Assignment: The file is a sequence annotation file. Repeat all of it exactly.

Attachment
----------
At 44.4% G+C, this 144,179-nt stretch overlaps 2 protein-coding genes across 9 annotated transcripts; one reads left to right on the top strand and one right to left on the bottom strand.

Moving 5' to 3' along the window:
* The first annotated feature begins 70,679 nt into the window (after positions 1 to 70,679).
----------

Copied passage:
At 44.4% G+C, this 144,179-nt stretch overlaps 2 protein-coding genes across 9 annotated transcripts; one reads left to right on the top strand and one right to left on the bottom strand.

Moving 5' to 3' along the window:
* The first annotated feature begins 70,679 nt into the window (after positions 1 to 70,679).